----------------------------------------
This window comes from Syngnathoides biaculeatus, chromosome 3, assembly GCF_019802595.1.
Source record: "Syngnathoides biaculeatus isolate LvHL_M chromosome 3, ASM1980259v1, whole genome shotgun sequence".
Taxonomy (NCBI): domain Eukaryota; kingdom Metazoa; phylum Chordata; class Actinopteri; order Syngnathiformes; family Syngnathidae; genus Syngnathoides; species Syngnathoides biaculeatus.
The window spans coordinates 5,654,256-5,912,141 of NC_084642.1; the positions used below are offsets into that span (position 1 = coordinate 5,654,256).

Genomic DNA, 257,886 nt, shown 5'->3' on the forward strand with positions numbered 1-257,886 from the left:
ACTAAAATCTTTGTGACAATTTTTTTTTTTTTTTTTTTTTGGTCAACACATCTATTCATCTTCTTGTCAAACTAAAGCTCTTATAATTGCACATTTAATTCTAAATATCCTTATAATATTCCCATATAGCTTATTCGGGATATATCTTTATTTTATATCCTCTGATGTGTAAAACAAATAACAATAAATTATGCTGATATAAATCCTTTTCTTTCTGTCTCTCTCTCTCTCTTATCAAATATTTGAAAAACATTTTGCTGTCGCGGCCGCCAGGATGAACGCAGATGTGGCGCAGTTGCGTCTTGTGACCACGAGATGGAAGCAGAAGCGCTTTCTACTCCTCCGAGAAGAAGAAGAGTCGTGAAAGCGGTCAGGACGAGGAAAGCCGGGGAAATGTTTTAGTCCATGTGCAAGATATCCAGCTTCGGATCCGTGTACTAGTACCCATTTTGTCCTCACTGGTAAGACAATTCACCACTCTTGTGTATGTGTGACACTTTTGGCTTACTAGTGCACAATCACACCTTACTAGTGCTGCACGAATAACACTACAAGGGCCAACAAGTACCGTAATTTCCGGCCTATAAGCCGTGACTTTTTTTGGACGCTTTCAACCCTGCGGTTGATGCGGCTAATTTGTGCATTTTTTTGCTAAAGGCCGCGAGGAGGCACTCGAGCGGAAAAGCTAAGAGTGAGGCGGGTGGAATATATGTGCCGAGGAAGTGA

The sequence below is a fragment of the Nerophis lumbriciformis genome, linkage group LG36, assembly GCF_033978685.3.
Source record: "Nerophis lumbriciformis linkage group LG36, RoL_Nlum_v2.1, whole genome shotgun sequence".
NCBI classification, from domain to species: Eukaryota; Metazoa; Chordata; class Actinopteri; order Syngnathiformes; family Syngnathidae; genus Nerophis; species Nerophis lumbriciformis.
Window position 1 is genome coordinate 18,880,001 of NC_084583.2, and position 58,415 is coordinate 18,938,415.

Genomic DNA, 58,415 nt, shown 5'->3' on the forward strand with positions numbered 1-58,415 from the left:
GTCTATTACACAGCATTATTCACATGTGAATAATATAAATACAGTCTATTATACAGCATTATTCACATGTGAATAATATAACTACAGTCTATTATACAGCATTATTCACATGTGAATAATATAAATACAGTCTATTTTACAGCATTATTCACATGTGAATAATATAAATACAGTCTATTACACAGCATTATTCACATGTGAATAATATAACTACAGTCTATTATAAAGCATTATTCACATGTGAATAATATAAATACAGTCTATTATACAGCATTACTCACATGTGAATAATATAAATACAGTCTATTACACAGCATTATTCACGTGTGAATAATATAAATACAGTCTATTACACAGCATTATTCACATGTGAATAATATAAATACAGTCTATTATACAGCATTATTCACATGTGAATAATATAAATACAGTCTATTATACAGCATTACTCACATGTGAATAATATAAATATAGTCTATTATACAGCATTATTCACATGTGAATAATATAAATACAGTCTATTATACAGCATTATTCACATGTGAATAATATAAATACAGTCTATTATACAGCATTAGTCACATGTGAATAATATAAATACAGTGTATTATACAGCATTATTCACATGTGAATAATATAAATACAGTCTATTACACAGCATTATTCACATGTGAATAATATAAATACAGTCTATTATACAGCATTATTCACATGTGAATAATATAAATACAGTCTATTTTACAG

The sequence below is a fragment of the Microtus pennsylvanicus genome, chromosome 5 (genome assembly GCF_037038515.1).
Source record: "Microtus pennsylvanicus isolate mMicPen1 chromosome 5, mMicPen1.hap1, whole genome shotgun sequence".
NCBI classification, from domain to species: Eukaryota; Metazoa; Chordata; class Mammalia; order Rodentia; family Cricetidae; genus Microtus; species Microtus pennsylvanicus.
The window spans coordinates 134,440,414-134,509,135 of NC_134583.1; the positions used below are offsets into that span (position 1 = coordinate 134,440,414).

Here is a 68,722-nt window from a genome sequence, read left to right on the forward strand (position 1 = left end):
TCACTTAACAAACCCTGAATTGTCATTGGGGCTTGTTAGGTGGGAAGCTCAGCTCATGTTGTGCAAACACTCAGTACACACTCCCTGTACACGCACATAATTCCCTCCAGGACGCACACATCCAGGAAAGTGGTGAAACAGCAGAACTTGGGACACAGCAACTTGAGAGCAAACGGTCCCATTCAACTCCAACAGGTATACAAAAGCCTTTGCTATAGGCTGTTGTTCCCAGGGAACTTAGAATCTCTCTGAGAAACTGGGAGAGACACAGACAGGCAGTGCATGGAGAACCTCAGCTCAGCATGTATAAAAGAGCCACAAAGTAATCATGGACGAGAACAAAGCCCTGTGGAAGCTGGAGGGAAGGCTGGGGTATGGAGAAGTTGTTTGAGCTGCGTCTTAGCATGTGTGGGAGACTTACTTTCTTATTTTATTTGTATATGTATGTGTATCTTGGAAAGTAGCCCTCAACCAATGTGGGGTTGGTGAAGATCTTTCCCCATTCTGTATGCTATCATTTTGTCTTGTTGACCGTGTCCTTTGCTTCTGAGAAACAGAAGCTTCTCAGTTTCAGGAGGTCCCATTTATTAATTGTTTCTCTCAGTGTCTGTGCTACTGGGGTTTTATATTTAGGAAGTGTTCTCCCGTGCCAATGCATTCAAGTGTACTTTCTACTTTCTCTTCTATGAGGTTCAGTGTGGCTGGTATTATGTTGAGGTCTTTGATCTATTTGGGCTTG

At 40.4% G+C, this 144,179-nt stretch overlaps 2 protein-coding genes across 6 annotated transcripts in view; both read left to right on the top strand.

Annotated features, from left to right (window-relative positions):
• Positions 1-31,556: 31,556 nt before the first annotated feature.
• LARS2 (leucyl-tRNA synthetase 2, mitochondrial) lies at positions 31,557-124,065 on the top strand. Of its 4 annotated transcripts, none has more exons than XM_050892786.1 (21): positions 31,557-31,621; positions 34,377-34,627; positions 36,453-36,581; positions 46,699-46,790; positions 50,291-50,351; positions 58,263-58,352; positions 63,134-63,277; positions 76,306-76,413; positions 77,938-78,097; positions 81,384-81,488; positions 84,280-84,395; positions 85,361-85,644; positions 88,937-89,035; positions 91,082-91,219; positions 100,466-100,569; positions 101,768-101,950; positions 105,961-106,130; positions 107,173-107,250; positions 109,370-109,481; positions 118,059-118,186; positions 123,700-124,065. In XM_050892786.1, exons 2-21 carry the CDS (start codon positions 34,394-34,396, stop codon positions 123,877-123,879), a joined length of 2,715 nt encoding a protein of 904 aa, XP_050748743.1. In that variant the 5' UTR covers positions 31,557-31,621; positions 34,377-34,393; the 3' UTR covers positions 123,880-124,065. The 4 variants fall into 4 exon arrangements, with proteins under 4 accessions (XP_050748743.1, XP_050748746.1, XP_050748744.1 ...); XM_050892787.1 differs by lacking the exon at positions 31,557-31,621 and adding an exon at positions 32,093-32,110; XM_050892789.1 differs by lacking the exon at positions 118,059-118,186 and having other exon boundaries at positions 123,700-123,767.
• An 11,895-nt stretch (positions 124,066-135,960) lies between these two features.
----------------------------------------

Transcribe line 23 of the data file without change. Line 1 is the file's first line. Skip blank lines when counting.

• An 11,895-nt stretch (positions 124,066-135,960) lies between these two features.